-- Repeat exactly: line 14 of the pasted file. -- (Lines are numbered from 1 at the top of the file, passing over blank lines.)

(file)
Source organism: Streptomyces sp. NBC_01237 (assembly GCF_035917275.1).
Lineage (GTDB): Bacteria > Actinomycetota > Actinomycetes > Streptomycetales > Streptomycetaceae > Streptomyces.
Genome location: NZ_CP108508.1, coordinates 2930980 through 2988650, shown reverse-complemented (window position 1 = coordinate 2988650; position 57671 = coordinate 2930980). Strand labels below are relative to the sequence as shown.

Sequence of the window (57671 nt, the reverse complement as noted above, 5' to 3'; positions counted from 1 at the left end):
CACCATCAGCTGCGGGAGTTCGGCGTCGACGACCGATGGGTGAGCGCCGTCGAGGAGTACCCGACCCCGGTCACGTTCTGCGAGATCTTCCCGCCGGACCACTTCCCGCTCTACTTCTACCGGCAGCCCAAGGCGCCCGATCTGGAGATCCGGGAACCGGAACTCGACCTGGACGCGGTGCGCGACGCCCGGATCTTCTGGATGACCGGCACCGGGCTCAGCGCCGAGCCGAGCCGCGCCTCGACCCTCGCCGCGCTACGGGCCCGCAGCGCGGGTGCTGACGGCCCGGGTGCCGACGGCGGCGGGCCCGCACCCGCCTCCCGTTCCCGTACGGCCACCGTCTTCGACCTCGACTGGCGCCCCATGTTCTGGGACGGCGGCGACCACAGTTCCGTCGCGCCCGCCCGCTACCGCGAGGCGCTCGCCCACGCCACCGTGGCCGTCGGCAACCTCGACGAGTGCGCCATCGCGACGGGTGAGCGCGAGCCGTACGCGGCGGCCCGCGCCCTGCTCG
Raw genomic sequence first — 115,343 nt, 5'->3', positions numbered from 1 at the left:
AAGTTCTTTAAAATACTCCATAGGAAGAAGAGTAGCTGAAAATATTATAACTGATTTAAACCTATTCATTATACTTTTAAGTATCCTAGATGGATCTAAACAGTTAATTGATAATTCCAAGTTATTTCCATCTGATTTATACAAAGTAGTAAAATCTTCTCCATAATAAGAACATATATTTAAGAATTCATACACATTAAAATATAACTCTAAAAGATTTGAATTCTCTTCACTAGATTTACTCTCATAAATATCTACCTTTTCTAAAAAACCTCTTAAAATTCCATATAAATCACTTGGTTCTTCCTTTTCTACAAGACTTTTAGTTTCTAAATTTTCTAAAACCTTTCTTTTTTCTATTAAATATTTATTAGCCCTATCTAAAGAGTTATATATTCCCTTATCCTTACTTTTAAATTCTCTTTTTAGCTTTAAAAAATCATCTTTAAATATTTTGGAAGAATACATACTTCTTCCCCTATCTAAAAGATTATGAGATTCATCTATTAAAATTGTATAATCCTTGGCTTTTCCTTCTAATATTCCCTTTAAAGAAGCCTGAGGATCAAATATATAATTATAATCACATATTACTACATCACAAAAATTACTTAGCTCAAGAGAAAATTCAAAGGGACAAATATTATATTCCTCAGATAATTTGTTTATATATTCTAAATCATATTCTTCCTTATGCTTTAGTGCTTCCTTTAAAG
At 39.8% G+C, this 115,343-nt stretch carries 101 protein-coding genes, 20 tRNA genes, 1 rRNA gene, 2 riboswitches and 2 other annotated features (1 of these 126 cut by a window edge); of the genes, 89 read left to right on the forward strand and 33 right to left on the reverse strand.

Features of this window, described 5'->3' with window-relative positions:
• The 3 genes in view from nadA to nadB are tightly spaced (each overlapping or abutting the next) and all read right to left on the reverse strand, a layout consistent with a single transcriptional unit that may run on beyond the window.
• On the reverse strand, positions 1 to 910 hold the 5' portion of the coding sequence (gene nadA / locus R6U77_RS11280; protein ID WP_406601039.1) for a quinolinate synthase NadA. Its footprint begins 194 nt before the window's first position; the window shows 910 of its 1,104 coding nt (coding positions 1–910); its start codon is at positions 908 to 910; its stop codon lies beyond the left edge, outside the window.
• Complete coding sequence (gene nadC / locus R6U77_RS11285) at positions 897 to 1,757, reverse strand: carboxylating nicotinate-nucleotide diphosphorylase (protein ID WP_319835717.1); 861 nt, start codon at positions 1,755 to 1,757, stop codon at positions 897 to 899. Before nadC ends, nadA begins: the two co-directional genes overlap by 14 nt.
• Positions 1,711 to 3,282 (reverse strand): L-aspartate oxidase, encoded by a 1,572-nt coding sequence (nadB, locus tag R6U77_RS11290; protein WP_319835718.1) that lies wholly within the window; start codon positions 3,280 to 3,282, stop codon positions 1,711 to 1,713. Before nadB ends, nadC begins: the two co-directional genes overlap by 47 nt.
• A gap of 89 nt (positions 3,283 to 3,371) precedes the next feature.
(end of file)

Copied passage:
• A gap of 89 nt (positions 3,283 to 3,371) precedes the next feature.